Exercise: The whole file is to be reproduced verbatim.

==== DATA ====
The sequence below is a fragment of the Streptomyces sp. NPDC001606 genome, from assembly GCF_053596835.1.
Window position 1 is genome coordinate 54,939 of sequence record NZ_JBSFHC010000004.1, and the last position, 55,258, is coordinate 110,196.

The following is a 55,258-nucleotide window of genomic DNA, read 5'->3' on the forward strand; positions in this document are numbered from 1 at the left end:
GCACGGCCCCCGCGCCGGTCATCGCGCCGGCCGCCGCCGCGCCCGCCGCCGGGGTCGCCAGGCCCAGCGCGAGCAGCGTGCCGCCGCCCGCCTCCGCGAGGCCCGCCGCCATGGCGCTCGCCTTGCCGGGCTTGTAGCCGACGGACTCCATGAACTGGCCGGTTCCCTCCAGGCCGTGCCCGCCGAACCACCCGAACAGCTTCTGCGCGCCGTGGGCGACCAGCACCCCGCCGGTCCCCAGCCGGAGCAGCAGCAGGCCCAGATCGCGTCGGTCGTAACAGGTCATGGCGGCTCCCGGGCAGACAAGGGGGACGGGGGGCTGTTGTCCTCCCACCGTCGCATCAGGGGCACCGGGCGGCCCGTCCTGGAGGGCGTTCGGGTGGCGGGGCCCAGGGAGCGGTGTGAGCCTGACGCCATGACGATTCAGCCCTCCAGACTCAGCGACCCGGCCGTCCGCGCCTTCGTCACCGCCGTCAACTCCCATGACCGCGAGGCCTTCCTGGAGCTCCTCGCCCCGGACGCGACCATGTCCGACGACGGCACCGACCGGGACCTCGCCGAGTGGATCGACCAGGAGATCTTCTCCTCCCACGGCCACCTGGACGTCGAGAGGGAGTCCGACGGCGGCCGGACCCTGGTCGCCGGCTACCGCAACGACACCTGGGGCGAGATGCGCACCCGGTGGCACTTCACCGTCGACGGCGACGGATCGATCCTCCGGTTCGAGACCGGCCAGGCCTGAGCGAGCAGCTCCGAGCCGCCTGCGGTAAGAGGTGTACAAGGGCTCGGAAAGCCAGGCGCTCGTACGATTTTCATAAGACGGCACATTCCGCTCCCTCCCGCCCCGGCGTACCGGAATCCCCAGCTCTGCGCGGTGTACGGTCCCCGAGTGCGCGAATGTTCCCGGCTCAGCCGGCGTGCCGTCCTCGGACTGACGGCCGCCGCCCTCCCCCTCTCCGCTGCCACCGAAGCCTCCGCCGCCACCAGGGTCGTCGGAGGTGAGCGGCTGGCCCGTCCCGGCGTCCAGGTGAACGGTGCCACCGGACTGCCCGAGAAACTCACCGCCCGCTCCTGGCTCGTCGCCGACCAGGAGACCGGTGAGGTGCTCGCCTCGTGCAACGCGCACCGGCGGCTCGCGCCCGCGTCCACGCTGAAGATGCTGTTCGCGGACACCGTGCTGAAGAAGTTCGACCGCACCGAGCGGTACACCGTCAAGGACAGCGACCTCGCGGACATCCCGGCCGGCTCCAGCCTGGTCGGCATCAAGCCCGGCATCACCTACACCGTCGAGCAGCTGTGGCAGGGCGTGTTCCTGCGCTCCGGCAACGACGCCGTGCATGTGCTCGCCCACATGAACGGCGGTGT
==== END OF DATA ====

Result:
The sequence below is a fragment of the Streptomyces sp. NPDC001606 genome, from assembly GCF_053596835.1.
Window position 1 is genome coordinate 54,939 of sequence record NZ_JBSFHC010000004.1, and the last position, 55,258, is coordinate 110,196.

The following is a 55,258-nucleotide window of genomic DNA, read 5'->3' on the forward strand; positions in this document are numbered from 1 at the left end:
GCACGGCCCCCGCGCCGGTCATCGCGCCGGCCGCCGCCGCGCCCGCCGCCGGGGTCGCCAGGCCCAGCGCGAGCAGCGTGCCGCCGCCCGCCTCCGCGAGGCCCGCCGCCATGGCGCTCGCCTTGCCGGGCTTGTAGCCGACGGACTCCATGAACTGGCCGGTTCCCTCCAGGCCGTGCCCGCCGAACCACCCGAACAGCTTCTGCGCGCCGTGGGCGACCAGCACCCCGCCGGTCCCCAGCCGGAGCAGCAGCAGGCCCAGATCGCGTCGGTCGTAACAGGTCATGGCGGCTCCCGGGCAGACAAGGGGGACGGGGGGCTGTTGTCCTCCCACCGTCGCATCAGGGGCACCGGGCGGCCCGTCCTGGAGGGCGTTCGGGTGGCGGGGCCCAGGGAGCGGTGTGAGCCTGACGCCATGACGATTCAGCCCTCCAGACTCAGCGACCCGGCCGTCCGCGCCTTCGTCACCGCCGTCAACTCCCATGACCGCGAGGCCTTCCTGGAGCTCCTCGCCCCGGACGCGACCATGTCCGACGACGGCACCGACCGGGACCTCGCCGAGTGGATCGACCAGGAGATCTTCTCCTCCCACGGCCACCTGGACGTCGAGAGGGAGTCCGACGGCGGCCGGACCCTGGTCGCCGGCTACCGCAACGACACCTGGGGCGAGATGCGCACCCGGTGGCACTTCACCGTCGACGGCGACGGATCGATCCTCCGGTTCGAGACCGGCCAGGCCTGAGCGAGCAGCTCCGAGCCGCCTGCGGTAAGAGGTGTACAAGGGCTCGGAAAGCCAGGCGCTCGTACGATTTTCATAAGACGGCACATTCCGCTCCCTCCCGCCCCGGCGTACCGGAATCCCCAGCTCTGCGCGGTGTACGGTCCCCGAGTGCGCGAATGTTCCCGGCTCAGCCGGCGTGCCGTCCTCGGACTGACGGCCGCCGCCCTCCCCCTCTCCGCTGCCACCGAAGCCTCCGCCGCCACCAGGGTCGTCGGAGGTGAGCGGCTGGCCCGTCCCGGCGTCCAGGTGAACGGTGCCACCGGACTGCCCGAGAAACTCACCGCCCGCTCCTGGCTCGTCGCCGACCAGGAGACCGGTGAGGTGCTCGCCTCGTGCAACGCGCACCGGCGGCTCGCGCCCGCGTCCACGCTGAAGATGCTGTTCGCGGACACCGTGCTGAAGAAGTTCGACCGCACCGAGCGGTACACCGTCAAGGACAGCGACCTCGCGGACATCCCGGCCGGCTCCAGCCTGGTCGGCATCAAGCCCGGCATCACCTACACCGTCGAGCAGCTGTGGCAGGGCGTGTTCCTGCGCTCCGGCAACGACGCCGTGCATGTGCTCGCCCACATGAACGGCGGTGT